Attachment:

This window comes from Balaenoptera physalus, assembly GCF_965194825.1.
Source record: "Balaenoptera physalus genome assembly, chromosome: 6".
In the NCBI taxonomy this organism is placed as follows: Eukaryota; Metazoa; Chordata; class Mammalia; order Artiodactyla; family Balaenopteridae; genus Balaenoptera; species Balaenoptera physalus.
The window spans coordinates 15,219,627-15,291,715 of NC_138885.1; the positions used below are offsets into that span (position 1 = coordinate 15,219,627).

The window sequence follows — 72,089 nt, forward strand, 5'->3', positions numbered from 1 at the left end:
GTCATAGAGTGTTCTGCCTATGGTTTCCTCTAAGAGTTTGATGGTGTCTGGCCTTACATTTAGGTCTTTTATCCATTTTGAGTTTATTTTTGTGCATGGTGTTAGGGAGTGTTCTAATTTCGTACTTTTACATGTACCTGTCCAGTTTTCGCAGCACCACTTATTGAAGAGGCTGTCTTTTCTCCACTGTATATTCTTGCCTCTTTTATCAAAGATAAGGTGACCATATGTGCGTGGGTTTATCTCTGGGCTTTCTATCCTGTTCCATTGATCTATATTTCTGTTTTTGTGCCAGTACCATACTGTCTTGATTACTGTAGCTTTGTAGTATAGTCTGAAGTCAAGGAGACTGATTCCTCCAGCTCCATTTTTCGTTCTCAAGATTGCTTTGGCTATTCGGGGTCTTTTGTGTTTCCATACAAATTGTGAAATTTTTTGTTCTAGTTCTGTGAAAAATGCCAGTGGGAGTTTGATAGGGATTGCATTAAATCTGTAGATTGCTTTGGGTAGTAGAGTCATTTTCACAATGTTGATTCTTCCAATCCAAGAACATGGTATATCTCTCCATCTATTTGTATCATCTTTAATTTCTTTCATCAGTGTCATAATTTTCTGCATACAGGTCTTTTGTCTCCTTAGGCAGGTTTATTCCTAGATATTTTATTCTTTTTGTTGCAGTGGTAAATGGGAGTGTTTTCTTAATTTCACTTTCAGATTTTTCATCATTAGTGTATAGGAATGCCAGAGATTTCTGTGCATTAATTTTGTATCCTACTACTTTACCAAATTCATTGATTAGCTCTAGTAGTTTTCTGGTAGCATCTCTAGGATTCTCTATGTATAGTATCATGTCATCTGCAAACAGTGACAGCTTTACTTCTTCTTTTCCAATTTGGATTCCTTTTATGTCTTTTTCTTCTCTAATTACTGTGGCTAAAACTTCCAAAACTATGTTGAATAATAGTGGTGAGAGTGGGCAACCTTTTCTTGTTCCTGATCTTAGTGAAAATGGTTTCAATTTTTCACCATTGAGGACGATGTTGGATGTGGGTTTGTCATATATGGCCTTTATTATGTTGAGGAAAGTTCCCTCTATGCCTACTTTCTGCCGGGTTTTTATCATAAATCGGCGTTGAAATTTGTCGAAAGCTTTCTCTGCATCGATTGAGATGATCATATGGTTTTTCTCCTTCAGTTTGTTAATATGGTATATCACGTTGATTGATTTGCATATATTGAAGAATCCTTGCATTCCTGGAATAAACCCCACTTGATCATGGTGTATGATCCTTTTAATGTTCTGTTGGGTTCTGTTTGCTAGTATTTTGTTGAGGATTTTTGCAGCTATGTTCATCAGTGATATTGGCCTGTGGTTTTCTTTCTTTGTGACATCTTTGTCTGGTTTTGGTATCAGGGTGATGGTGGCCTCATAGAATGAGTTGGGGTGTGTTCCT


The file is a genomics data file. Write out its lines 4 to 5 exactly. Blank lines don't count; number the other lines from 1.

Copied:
The window spans coordinates 15,219,627-15,291,715 of NC_138885.1; the positions used below are offsets into that span (position 1 = coordinate 15,219,627).

The window sequence follows — 72,089 nt, forward strand, 5'->3', positions numbered from 1 at the left end: